BISHKEK -- The five foreign ministers of Central Asia are scheduled to meet in Kyrgyzstan Friday-Sunday (July 20-22) to discuss regional and international issues and efforts to potentially implement co-operation agreements.
The top diplomats of Kazakhstan, Kyrgyzstan, Tajikistan, Turkmenistan and Uzbekistan will meet in Cholpon-Ata, Issyk-Kul Province, the Uzbek Foreign Ministry said in a statement July 16.
They will discuss current events as well as the implementation of agreements reached during a previous meeting of Central Asian heads of state March 15 in Astana.
That closed-door meeting was aimed at solving regional problems such as border disputes, trade, water and tourism, although the decisions reached were not announced.
Central Asian foreign ministers also met on July 6 in Astana, where they celebrated the 20th anniversary of Astana's designation as capital of Kazakhstan.
The ministers toured new architectural sites in Astana and the grounds of the International Specialised Exhibition EXPO, the location of the newly inaugurated Astana International Financial Centrе.
Real shifts in relations
With each official meeting, Central Asian states are taking another step toward deepening regional co-operation, observers say.
"We see real achievements in relationships among countries," Talgat Ismagambetov, a political scientist from Almaty, told Caravanserai. "For example, Uzbekistan has facilitated transportation with Kazakhstan and Kyrgyzstan -- there are now buses and trains going between them."
"Tashkent and Dushanbe have made visa procedures simpler between them, expanding the length of time that citizens may stay [in the other country] without a visa to 30 days," he said. "Trade among the countries has become more active with the opening of Uzbekistan's border."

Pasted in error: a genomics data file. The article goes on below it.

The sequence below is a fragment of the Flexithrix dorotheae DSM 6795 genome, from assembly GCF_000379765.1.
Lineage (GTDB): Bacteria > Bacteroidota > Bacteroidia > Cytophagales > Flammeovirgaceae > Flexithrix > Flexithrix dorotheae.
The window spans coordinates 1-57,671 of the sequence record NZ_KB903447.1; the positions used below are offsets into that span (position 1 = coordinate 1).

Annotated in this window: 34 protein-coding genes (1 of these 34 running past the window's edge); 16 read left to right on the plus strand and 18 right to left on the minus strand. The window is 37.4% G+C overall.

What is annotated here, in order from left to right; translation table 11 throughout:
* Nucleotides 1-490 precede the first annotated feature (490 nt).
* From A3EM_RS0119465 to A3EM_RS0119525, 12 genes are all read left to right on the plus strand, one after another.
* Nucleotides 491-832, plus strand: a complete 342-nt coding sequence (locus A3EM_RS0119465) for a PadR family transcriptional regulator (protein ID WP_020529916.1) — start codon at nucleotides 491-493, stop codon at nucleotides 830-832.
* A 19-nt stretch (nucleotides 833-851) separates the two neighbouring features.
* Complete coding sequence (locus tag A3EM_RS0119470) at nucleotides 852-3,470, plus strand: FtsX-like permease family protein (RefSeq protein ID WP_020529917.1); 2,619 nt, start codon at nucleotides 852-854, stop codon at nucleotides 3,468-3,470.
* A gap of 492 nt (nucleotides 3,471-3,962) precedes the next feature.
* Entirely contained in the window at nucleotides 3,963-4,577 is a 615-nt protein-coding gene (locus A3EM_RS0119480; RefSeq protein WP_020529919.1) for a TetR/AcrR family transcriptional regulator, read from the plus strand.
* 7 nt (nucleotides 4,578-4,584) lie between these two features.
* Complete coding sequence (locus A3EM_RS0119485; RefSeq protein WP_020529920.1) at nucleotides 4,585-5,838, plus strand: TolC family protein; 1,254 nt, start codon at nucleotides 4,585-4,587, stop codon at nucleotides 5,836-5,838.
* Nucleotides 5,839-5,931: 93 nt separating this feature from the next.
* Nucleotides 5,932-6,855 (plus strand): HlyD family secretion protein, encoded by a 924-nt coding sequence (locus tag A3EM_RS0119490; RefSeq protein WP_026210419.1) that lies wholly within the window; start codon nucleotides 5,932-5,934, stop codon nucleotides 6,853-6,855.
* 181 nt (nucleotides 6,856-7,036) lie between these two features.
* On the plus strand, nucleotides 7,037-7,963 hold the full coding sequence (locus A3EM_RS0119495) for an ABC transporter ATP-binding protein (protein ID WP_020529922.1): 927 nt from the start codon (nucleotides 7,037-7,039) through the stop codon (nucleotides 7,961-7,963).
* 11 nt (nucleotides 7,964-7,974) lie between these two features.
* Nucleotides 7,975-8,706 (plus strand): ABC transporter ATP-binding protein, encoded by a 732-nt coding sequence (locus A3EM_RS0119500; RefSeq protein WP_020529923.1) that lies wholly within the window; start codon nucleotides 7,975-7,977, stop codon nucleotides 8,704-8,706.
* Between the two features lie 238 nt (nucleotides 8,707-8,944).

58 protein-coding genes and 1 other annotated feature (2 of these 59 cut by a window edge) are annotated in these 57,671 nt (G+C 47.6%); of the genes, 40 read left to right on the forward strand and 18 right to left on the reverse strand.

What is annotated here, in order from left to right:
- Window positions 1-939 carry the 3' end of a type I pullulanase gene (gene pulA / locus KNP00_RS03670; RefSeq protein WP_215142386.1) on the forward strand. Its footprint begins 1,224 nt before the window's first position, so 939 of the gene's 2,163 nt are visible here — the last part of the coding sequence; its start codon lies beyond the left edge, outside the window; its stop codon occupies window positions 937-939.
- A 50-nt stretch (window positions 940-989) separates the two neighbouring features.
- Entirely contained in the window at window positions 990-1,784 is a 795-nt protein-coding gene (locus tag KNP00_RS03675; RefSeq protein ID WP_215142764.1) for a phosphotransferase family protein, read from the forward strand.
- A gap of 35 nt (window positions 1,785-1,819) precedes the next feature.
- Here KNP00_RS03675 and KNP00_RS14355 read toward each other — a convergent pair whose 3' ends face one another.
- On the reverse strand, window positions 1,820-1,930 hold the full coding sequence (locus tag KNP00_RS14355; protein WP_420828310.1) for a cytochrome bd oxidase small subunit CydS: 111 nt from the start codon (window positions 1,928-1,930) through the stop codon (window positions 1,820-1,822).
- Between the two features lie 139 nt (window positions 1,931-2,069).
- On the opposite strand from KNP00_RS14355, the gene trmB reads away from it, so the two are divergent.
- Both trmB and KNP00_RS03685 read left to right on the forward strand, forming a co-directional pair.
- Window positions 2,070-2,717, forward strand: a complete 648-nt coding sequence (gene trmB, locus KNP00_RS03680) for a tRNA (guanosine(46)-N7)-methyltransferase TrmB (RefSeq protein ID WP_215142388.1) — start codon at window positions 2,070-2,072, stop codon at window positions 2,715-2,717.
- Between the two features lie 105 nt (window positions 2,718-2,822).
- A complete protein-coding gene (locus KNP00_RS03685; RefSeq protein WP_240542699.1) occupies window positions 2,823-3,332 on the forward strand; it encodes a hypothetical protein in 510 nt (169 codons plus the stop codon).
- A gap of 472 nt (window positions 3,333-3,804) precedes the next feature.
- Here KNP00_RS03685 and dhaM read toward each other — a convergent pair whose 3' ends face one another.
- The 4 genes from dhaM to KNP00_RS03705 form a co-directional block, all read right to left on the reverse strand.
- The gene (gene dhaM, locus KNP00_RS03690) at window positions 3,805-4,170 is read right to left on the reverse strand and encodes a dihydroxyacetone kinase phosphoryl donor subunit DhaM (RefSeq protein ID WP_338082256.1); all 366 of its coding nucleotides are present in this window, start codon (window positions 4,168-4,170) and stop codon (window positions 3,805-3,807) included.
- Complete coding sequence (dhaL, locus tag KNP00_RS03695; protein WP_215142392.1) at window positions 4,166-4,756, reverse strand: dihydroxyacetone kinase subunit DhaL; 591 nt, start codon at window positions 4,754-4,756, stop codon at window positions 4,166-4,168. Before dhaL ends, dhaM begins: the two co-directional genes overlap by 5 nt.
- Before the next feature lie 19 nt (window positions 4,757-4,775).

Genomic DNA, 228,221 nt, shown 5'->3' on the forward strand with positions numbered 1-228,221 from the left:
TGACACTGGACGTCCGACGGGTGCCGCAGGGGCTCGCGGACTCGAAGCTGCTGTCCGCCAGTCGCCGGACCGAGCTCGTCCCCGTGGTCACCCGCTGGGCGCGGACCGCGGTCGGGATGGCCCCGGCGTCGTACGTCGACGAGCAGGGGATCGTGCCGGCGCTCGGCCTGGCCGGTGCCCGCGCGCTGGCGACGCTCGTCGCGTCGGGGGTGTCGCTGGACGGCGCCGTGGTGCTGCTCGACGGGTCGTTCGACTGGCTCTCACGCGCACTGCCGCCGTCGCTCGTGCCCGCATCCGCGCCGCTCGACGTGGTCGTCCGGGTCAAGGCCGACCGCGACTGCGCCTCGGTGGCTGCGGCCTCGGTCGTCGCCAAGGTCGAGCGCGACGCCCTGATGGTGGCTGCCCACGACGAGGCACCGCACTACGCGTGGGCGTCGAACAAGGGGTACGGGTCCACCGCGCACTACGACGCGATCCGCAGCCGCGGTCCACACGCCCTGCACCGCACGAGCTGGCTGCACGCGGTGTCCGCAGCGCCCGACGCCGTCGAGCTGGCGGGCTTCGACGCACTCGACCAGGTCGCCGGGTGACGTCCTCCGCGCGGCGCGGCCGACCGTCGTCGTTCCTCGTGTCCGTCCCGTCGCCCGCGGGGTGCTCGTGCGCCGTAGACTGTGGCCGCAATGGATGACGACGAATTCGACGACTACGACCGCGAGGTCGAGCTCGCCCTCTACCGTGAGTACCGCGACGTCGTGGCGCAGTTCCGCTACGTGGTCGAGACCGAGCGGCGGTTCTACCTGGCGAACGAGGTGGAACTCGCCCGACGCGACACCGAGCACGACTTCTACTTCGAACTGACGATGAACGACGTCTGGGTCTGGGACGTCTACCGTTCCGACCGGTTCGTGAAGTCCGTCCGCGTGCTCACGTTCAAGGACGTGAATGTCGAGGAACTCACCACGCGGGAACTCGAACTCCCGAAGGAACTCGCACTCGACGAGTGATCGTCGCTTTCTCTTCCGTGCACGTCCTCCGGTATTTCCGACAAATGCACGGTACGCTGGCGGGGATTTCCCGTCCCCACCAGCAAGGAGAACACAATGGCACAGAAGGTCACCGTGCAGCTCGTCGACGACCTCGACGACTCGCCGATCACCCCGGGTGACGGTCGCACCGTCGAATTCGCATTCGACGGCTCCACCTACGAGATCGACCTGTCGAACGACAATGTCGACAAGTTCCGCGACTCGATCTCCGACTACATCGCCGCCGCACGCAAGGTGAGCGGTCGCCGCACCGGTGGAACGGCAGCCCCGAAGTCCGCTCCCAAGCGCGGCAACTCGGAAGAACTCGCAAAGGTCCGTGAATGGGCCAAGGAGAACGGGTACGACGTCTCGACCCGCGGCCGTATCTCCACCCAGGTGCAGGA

"The tendency to deepen co-operation is apparent," Ismagambetov said, adding that he believes that the most important thing to do is to put agreements into practice.
Opportunity for co-operation
The Central Asian states, during the upcoming meeting in Cholpon-Ata, likely will review and co-ordinate their strategies for 2019, said Edil Osmonbetov, a scholar of international affairs from Bishkek.
Next year will be critical for the region, he told Caravanserai. Kyrgyzstan will take over the rotating leadership of the Shanghai Co-operation Organisation, which presently has a Tajik secretary-general. Meanwhile, Kazakhstan will be concluding its two-year term on the UN Security Council.
"This is a unique opportunity for the countries of Central Asia to become a geopolitical player," he said.
Central Asia is changing without the manipulation of outside players and in the future may become an independent geopolitical region, he added.